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Are you considering living in Bristol?

If you are thinking of moving to the city then you are in the right place!

The city offers residents a truly diverse and unique place to call home that is unlike any other location in the UK.

Living in Bristol is a choice that more and more people are making each year.

And it is no surprise!

Bristol is truly a city on the rise, boasting the 3rd best local economy in the UK as well as excellent employment opportunities.

Furthermore, the city celebrates a proud heritage of arts and culture and is famously the home of world-renowned artist Banksy!

In this article, we aim to provide you with all the information you will need if you are thinking of living in Bristol.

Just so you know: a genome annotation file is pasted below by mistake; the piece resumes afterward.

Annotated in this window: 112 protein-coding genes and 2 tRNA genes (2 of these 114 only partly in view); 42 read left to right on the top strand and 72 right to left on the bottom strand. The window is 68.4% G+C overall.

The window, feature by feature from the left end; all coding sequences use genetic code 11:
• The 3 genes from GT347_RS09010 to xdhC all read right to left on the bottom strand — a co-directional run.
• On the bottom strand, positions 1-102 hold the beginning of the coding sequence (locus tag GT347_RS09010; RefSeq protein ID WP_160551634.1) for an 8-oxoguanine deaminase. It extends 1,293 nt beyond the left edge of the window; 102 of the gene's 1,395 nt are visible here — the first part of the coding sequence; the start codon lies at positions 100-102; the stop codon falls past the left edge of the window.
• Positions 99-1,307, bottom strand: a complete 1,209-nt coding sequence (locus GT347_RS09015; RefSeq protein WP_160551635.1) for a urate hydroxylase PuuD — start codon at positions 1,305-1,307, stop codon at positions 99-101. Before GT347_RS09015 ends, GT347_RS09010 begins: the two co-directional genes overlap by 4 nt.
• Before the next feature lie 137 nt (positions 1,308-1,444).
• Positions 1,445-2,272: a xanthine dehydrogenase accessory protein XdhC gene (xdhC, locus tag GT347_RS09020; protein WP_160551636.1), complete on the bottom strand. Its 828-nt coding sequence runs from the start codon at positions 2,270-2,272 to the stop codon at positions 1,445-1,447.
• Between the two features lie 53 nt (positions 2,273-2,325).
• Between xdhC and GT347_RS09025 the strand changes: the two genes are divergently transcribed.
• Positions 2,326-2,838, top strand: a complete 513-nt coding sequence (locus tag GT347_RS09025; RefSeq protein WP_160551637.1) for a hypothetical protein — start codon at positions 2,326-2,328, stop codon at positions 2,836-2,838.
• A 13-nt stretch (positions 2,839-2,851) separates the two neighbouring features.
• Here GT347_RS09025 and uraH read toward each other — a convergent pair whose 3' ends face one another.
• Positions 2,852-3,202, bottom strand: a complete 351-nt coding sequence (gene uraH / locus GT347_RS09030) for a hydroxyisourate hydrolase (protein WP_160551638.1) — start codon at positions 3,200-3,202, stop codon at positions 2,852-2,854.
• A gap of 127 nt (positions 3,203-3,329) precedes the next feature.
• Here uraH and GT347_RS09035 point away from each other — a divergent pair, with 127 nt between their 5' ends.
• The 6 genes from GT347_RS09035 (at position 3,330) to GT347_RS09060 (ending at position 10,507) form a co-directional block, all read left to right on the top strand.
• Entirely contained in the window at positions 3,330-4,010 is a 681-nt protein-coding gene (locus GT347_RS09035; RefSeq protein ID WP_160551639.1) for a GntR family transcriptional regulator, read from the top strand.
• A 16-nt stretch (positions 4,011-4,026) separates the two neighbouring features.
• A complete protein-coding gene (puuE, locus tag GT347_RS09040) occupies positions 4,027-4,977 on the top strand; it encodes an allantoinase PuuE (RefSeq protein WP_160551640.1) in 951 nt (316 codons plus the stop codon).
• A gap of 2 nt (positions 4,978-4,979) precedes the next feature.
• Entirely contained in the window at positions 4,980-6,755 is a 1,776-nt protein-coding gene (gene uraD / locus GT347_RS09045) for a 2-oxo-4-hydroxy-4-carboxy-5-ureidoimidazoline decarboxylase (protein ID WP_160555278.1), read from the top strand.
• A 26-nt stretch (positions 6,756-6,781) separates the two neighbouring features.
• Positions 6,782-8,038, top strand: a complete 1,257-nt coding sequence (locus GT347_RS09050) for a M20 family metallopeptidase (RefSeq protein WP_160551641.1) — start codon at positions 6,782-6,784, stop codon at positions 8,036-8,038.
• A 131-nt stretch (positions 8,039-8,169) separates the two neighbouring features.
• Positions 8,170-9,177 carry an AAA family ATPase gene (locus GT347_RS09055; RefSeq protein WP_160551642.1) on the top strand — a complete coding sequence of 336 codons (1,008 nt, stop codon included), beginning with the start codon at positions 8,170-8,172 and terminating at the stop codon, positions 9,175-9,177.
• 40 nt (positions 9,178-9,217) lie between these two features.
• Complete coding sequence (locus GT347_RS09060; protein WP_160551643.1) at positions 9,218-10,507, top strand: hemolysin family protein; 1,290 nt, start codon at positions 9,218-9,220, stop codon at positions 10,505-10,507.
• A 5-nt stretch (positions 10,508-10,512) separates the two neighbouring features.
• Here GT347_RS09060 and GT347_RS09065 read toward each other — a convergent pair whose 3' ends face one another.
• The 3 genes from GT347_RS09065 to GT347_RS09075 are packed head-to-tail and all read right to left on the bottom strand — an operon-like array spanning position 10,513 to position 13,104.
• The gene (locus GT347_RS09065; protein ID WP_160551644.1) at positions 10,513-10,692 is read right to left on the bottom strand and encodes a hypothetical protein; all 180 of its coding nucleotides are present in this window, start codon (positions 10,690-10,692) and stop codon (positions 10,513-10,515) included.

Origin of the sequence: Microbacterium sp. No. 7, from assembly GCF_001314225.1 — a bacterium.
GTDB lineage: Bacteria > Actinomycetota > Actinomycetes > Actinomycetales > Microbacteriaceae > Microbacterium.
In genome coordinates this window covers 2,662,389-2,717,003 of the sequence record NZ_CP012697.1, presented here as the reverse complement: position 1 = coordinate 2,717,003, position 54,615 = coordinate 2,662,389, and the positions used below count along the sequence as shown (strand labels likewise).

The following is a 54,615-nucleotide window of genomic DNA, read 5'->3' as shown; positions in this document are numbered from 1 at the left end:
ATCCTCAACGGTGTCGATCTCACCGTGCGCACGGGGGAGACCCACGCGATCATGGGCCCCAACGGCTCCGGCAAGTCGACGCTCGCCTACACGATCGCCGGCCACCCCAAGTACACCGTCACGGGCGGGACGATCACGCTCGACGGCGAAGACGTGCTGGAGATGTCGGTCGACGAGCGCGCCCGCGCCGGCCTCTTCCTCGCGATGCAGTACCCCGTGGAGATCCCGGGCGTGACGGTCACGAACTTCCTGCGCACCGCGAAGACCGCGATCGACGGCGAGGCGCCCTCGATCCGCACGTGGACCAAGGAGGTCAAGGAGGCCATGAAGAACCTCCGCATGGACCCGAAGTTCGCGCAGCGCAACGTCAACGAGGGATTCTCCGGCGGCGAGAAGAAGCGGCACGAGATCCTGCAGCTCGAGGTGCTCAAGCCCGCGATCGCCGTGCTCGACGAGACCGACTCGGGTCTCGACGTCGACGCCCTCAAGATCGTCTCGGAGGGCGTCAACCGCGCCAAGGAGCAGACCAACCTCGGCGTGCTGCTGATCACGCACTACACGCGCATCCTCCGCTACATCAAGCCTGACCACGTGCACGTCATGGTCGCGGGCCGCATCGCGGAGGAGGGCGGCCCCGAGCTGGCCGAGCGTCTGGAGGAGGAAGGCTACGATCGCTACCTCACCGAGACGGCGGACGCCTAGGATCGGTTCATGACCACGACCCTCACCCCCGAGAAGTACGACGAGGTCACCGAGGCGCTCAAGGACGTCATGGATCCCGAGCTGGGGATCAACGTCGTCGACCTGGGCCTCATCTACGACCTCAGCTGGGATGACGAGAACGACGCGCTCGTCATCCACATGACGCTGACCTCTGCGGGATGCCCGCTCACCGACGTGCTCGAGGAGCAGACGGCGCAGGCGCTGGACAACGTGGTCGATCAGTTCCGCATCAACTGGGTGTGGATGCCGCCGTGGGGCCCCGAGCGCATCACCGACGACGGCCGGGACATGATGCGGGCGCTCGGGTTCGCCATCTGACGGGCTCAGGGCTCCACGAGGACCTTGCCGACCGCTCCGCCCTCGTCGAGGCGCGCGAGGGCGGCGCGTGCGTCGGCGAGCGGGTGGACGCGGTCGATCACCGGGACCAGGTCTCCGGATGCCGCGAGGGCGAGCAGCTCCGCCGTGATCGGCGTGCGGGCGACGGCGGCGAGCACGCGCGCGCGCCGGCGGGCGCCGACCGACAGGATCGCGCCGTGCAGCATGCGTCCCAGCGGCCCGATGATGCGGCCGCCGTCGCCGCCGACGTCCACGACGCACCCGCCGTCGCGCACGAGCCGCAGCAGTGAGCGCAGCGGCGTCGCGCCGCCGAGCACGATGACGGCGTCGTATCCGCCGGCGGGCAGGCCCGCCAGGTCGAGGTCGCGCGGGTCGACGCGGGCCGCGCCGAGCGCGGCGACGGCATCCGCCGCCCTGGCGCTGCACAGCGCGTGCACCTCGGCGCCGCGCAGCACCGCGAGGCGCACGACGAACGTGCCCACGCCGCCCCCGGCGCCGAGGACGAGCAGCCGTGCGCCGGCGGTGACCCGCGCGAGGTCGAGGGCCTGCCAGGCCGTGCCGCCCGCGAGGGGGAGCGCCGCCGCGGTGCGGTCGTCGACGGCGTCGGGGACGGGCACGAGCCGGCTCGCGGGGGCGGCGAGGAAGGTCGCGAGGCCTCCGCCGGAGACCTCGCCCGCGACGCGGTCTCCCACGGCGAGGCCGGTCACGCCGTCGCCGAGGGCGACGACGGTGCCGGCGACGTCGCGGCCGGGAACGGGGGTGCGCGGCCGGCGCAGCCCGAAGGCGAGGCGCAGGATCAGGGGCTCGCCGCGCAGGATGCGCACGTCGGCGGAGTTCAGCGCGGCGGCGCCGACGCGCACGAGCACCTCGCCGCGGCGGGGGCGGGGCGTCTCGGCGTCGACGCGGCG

Ranging from the most desirable neighbourhoods in the city to the best place to grab a bite to eat.

We are certain that you will love living in Bristol and hope you enjoy reading our article just as much!

Best Places to Live

There are plenty of sought-after areas to move to in Bristol.

Depending on your personal circumstances some neighbourhoods may suit families or retirees, and some of the livelier areas will appeal to a younger population.

Whatever your reasons are for moving to Bristol, there will be a location that is just right for you.

Here is a brief outline of some of the best: